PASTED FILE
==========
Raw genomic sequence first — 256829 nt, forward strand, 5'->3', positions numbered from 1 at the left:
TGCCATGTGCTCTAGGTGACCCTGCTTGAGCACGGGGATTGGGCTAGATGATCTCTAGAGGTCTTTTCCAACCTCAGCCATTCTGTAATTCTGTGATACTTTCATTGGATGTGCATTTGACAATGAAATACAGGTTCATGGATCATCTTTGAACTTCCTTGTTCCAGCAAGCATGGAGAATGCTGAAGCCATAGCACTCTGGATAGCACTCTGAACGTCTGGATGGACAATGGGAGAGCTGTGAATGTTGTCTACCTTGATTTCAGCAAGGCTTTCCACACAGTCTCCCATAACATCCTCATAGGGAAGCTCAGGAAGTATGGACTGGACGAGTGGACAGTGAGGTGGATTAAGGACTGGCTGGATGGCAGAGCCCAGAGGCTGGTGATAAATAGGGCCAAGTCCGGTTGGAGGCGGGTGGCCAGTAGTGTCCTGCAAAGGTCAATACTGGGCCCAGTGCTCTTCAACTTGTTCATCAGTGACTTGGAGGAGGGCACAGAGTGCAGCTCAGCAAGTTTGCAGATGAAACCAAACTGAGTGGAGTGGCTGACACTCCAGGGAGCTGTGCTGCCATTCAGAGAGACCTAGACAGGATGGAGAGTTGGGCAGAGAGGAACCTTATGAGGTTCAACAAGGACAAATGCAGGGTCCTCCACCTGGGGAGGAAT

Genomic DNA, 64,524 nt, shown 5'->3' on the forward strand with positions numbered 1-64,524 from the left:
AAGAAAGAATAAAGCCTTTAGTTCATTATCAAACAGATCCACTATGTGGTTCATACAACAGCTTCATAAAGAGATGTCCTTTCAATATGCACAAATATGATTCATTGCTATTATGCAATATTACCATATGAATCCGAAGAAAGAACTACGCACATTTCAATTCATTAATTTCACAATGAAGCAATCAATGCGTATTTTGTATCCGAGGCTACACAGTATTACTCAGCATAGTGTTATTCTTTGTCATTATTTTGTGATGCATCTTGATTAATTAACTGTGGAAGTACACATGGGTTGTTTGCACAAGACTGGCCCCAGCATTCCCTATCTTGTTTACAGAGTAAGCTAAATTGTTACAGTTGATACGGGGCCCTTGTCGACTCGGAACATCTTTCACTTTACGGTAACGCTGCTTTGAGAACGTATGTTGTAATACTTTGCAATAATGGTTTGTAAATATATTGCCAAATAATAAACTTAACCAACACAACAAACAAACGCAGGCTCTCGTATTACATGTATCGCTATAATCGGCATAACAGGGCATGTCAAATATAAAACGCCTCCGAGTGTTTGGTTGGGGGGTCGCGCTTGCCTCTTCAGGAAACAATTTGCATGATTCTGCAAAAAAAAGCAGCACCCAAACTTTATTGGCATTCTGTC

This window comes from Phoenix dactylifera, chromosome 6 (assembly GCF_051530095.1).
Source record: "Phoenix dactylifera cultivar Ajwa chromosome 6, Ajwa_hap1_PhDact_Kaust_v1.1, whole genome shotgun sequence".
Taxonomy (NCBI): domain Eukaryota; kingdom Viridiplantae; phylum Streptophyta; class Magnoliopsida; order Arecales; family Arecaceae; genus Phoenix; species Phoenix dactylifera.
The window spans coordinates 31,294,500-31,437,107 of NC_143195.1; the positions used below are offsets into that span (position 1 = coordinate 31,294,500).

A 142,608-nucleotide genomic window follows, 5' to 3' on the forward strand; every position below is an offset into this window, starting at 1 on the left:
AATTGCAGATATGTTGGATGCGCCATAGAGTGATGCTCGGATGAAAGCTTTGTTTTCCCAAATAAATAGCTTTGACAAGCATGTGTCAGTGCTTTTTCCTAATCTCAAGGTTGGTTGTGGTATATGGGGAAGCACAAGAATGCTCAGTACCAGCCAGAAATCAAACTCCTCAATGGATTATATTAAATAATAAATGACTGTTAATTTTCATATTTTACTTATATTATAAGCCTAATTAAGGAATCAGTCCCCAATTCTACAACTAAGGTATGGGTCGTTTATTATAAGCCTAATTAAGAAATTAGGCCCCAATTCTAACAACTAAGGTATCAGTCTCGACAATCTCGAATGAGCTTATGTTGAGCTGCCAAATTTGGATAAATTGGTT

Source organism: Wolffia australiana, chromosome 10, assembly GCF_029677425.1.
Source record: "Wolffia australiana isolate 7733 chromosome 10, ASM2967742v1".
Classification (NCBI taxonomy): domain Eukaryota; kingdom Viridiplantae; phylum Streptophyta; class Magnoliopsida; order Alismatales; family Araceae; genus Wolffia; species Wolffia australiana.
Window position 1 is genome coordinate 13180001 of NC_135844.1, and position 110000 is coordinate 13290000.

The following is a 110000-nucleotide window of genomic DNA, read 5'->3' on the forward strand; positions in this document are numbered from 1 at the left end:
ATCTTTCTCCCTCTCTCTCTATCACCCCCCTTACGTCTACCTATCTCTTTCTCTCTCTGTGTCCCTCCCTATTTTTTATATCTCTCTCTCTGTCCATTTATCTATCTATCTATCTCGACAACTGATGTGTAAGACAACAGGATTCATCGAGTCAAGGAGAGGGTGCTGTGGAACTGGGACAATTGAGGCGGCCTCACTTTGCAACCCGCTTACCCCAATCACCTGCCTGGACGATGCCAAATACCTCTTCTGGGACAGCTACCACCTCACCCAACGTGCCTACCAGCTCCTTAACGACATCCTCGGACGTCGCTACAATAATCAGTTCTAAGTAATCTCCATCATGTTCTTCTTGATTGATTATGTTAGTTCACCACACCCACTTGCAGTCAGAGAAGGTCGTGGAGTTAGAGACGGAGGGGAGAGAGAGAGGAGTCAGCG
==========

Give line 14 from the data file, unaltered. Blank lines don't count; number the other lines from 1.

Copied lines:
Window position 1 is genome coordinate 13180001 of NC_135844.1, and position 110000 is coordinate 13290000.